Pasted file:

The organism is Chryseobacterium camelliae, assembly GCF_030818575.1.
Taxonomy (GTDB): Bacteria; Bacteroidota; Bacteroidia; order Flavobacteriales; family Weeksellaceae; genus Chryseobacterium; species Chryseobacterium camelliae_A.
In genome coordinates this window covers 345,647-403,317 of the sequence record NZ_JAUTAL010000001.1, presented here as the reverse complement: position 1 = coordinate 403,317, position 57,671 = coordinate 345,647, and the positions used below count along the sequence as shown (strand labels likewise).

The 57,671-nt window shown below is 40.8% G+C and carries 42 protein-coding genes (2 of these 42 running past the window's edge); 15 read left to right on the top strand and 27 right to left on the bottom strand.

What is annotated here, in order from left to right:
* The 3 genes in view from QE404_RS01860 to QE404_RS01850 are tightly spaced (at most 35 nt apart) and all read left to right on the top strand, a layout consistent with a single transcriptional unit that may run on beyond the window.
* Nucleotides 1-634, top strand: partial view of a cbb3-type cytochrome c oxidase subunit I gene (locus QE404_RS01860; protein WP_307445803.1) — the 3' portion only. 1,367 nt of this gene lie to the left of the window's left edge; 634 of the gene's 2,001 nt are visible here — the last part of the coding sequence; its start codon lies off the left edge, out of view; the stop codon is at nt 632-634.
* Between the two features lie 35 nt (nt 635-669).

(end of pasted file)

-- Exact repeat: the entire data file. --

The organism is Chryseobacterium camelliae, assembly GCF_030818575.1.
Taxonomy (GTDB): Bacteria; Bacteroidota; Bacteroidia; order Flavobacteriales; family Weeksellaceae; genus Chryseobacterium; species Chryseobacterium camelliae_A.
In genome coordinates this window covers 345,647-403,317 of the sequence record NZ_JAUTAL010000001.1, presented here as the reverse complement: position 1 = coordinate 403,317, position 57,671 = coordinate 345,647, and the positions used below count along the sequence as shown (strand labels likewise).

The 57,671-nt window shown below is 40.8% G+C and carries 42 protein-coding genes (2 of these 42 running past the window's edge); 15 read left to right on the top strand and 27 right to left on the bottom strand.

What is annotated here, in order from left to right:
* The 3 genes in view from QE404_RS01860 to QE404_RS01850 are tightly spaced (at most 35 nt apart) and all read left to right on the top strand, a layout consistent with a single transcriptional unit that may run on beyond the window.
* Nucleotides 1-634, top strand: partial view of a cbb3-type cytochrome c oxidase subunit I gene (locus QE404_RS01860; protein WP_307445803.1) — the 3' portion only. 1,367 nt of this gene lie to the left of the window's left edge; 634 of the gene's 2,001 nt are visible here — the last part of the coding sequence; its start codon lies off the left edge, out of view; the stop codon is at nt 632-634.
* Between the two features lie 35 nt (nt 635-669).